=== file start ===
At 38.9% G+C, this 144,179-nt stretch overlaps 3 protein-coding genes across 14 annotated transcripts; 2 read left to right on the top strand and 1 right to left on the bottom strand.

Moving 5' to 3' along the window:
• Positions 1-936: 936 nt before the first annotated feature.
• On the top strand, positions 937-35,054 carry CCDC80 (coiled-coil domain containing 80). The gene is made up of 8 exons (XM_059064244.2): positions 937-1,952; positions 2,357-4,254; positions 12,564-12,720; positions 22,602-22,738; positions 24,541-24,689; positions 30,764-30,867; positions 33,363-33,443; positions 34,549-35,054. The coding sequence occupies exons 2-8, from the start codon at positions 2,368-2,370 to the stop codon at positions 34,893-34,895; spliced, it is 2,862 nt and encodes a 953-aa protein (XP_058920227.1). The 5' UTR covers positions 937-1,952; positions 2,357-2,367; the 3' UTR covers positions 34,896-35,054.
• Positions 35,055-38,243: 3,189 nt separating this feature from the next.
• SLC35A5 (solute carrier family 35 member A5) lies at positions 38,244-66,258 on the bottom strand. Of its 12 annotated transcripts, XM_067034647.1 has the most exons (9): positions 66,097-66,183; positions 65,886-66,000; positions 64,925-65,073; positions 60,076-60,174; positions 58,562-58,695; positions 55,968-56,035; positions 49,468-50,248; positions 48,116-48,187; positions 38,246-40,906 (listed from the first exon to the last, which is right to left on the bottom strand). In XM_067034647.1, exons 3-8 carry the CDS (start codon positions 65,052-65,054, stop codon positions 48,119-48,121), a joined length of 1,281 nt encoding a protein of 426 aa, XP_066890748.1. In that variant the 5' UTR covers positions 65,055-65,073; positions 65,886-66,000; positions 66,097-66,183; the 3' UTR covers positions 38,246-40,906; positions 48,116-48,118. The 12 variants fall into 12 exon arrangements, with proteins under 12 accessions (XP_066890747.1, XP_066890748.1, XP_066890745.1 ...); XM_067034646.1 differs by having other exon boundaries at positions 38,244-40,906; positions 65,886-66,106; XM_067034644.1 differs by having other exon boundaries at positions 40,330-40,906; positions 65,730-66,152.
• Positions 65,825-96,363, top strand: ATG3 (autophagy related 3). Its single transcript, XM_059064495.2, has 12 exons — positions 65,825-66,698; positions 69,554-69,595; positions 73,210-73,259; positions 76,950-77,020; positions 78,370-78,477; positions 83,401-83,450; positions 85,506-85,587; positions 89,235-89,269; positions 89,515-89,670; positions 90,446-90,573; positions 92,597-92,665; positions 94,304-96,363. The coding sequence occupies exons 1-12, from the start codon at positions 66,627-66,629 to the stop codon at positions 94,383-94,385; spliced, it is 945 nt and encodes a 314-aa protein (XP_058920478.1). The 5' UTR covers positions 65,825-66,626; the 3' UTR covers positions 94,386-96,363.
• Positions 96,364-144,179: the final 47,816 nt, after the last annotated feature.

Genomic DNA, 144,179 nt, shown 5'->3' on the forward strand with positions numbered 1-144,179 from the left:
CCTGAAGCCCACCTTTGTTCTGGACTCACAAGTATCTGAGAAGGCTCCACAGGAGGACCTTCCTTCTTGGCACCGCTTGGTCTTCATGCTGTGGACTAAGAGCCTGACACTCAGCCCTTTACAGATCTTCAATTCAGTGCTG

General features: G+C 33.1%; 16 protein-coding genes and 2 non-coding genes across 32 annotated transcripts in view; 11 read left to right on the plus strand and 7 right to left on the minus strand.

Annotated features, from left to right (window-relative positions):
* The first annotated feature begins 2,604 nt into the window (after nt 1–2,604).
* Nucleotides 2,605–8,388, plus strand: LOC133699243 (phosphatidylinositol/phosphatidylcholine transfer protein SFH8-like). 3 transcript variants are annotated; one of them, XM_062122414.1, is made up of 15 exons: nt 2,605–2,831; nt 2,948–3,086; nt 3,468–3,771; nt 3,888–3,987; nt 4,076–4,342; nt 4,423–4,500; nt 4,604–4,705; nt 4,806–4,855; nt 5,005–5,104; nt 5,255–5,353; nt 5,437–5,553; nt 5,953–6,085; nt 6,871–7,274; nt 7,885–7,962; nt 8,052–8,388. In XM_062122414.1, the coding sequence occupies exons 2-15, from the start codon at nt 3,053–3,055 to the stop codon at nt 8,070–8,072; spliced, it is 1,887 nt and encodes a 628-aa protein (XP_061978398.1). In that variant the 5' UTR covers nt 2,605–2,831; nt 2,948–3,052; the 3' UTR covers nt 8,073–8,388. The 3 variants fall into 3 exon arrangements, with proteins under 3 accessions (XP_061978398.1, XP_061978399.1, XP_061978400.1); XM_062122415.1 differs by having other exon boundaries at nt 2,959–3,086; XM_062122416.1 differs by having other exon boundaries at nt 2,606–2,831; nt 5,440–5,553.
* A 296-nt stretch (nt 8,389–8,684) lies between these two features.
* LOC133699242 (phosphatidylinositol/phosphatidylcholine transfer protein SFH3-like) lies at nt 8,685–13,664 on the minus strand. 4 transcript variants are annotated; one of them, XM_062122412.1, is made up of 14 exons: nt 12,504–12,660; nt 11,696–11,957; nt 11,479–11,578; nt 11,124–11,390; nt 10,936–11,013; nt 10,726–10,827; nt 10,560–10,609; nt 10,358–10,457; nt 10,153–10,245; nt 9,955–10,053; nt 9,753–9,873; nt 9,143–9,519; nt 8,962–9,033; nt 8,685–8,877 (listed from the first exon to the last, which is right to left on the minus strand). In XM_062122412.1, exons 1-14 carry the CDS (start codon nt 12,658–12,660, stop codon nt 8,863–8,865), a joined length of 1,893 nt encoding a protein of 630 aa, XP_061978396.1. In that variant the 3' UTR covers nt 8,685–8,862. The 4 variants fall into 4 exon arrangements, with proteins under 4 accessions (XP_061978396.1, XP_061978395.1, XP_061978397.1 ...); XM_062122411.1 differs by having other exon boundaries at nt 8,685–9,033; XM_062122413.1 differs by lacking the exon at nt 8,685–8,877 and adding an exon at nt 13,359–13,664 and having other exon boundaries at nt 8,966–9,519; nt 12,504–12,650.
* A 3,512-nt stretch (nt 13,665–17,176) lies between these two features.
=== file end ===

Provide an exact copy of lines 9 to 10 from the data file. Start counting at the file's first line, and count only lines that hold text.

Genomic DNA, 144,179 nt, shown 5'->3' on the forward strand with positions numbered 1-144,179 from the left:
CCTGAAGCCCACCTTTGTTCTGGACTCACAAGTATCTGAGAAGGCTCCACAGGAGGACCTTCCTTCTTGGCACCGCTTGGTCTTCATGCTGTGGACTAAGAGCCTGACACTCAGCCCTTTACAGATCTTCAATTCAGTGCTG